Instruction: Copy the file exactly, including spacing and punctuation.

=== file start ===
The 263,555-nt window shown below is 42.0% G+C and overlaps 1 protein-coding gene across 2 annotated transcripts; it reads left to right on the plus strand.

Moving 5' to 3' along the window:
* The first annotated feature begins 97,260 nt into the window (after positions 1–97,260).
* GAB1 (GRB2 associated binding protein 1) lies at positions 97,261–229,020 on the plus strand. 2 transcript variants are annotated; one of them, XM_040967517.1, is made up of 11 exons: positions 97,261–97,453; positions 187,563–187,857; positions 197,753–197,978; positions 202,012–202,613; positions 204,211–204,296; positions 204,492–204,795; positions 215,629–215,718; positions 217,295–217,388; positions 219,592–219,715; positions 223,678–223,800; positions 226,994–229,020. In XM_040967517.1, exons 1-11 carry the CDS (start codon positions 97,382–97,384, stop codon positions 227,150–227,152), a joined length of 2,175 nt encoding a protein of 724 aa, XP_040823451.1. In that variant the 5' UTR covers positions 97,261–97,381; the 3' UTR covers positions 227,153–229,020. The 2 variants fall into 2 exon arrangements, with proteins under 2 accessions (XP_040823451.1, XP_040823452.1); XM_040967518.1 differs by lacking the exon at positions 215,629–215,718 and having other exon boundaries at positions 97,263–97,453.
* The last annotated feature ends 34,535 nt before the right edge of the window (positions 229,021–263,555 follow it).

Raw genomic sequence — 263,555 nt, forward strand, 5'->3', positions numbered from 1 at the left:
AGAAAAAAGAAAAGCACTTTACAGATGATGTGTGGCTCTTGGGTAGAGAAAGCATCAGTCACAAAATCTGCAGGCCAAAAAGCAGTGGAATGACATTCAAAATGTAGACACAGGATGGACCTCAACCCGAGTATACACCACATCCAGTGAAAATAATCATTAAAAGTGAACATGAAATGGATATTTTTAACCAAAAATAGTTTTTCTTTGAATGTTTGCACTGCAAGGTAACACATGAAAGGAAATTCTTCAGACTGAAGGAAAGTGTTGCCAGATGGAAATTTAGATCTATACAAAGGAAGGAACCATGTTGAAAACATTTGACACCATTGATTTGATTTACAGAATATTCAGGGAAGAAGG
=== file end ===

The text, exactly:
The 263,555-nt window shown below is 42.0% G+C and overlaps 1 protein-coding gene across 2 annotated transcripts; it reads left to right on the plus strand.

Moving 5' to 3' along the window:
* The first annotated feature begins 97,260 nt into the window (after positions 1–97,260).
* GAB1 (GRB2 associated binding protein 1) lies at positions 97,261–229,020 on the plus strand. 2 transcript variants are annotated; one of them, XM_040967517.1, is made up of 11 exons: positions 97,261–97,453; positions 187,563–187,857; positions 197,753–197,978; positions 202,012–202,613; positions 204,211–204,296; positions 204,492–204,795; positions 215,629–215,718; positions 217,295–217,388; positions 219,592–219,715; positions 223,678–223,800; positions 226,994–229,020. In XM_040967517.1, exons 1-11 carry the CDS (start codon positions 97,382–97,384, stop codon positions 227,150–227,152), a joined length of 2,175 nt encoding a protein of 724 aa, XP_040823451.1. In that variant the 5' UTR covers positions 97,261–97,381; the 3' UTR covers positions 227,153–229,020. The 2 variants fall into 2 exon arrangements, with proteins under 2 accessions (XP_040823451.1, XP_040823452.1); XM_040967518.1 differs by lacking the exon at positions 215,629–215,718 and having other exon boundaries at positions 97,263–97,453.
* The last annotated feature ends 34,535 nt before the right edge of the window (positions 229,021–263,555 follow it).

Raw genomic sequence — 263,555 nt, forward strand, 5'->3', positions numbered from 1 at the left:
AGAAAAAAGAAAAGCACTTTACAGATGATGTGTGGCTCTTGGGTAGAGAAAGCATCAGTCACAAAATCTGCAGGCCAAAAAGCAGTGGAATGACATTCAAAATGTAGACACAGGATGGACCTCAACCCGAGTATACACCACATCCAGTGAAAATAATCATTAAAAGTGAACATGAAATGGATATTTTTAACCAAAAATAGTTTTTCTTTGAATGTTTGCACTGCAAGGTAACACATGAAAGGAAATTCTTCAGACTGAAGGAAAGTGTTGCCAGATGGAAATTTAGATCTATACAAAGGAAGGAACCATGTTGAAAACATTTGACACCATTGATTTGATTTACAGAATATTCAGGGAAGAAGG